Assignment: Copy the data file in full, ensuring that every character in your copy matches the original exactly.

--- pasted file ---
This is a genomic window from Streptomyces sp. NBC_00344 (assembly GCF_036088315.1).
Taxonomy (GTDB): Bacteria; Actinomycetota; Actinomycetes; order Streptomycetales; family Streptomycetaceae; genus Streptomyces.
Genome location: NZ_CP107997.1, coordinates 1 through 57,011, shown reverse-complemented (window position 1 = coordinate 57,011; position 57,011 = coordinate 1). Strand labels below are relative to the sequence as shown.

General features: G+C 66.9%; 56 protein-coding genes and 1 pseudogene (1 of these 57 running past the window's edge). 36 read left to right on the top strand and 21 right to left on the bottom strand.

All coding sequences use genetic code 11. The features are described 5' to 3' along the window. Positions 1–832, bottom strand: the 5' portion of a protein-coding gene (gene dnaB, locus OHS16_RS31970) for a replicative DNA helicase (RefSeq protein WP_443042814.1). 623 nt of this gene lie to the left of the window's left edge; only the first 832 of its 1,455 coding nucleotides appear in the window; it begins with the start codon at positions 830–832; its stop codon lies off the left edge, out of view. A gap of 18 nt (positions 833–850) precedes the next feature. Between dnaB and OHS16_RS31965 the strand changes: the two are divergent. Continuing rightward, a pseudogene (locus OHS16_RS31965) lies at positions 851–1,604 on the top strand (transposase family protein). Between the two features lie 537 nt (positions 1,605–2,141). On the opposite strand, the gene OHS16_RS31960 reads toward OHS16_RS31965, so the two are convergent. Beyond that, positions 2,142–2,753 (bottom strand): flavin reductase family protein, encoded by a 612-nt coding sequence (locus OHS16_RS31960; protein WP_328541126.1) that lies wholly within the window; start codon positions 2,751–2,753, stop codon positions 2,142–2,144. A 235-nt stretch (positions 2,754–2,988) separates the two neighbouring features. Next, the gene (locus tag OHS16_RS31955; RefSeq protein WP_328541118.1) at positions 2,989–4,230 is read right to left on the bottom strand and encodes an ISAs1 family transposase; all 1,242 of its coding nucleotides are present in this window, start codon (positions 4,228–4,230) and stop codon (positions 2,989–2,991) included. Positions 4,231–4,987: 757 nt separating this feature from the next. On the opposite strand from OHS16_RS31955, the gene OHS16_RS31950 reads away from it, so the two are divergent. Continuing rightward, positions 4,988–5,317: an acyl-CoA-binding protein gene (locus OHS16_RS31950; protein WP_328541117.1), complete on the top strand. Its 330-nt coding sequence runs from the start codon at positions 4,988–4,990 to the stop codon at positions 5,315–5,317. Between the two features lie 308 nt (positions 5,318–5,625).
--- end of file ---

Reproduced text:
This is a genomic window from Streptomyces sp. NBC_00344 (assembly GCF_036088315.1).
Taxonomy (GTDB): Bacteria; Actinomycetota; Actinomycetes; order Streptomycetales; family Streptomycetaceae; genus Streptomyces.
Genome location: NZ_CP107997.1, coordinates 1 through 57,011, shown reverse-complemented (window position 1 = coordinate 57,011; position 57,011 = coordinate 1). Strand labels below are relative to the sequence as shown.

General features: G+C 66.9%; 56 protein-coding genes and 1 pseudogene (1 of these 57 running past the window's edge). 36 read left to right on the top strand and 21 right to left on the bottom strand.

All coding sequences use genetic code 11. The features are described 5' to 3' along the window. Positions 1–832, bottom strand: the 5' portion of a protein-coding gene (gene dnaB, locus OHS16_RS31970) for a replicative DNA helicase (RefSeq protein WP_443042814.1). 623 nt of this gene lie to the left of the window's left edge; only the first 832 of its 1,455 coding nucleotides appear in the window; it begins with the start codon at positions 830–832; its stop codon lies off the left edge, out of view. A gap of 18 nt (positions 833–850) precedes the next feature. Between dnaB and OHS16_RS31965 the strand changes: the two are divergent. Continuing rightward, a pseudogene (locus OHS16_RS31965) lies at positions 851–1,604 on the top strand (transposase family protein). Between the two features lie 537 nt (positions 1,605–2,141). On the opposite strand, the gene OHS16_RS31960 reads toward OHS16_RS31965, so the two are convergent. Beyond that, positions 2,142–2,753 (bottom strand): flavin reductase family protein, encoded by a 612-nt coding sequence (locus OHS16_RS31960; protein WP_328541126.1) that lies wholly within the window; start codon positions 2,751–2,753, stop codon positions 2,142–2,144. A 235-nt stretch (positions 2,754–2,988) separates the two neighbouring features. Next, the gene (locus tag OHS16_RS31955; RefSeq protein WP_328541118.1) at positions 2,989–4,230 is read right to left on the bottom strand and encodes an ISAs1 family transposase; all 1,242 of its coding nucleotides are present in this window, start codon (positions 4,228–4,230) and stop codon (positions 2,989–2,991) included. Positions 4,231–4,987: 757 nt separating this feature from the next. On the opposite strand from OHS16_RS31955, the gene OHS16_RS31950 reads away from it, so the two are divergent. Continuing rightward, positions 4,988–5,317: an acyl-CoA-binding protein gene (locus OHS16_RS31950; protein WP_328541117.1), complete on the top strand. Its 330-nt coding sequence runs from the start codon at positions 4,988–4,990 to the stop codon at positions 5,315–5,317. Between the two features lie 308 nt (positions 5,318–5,625).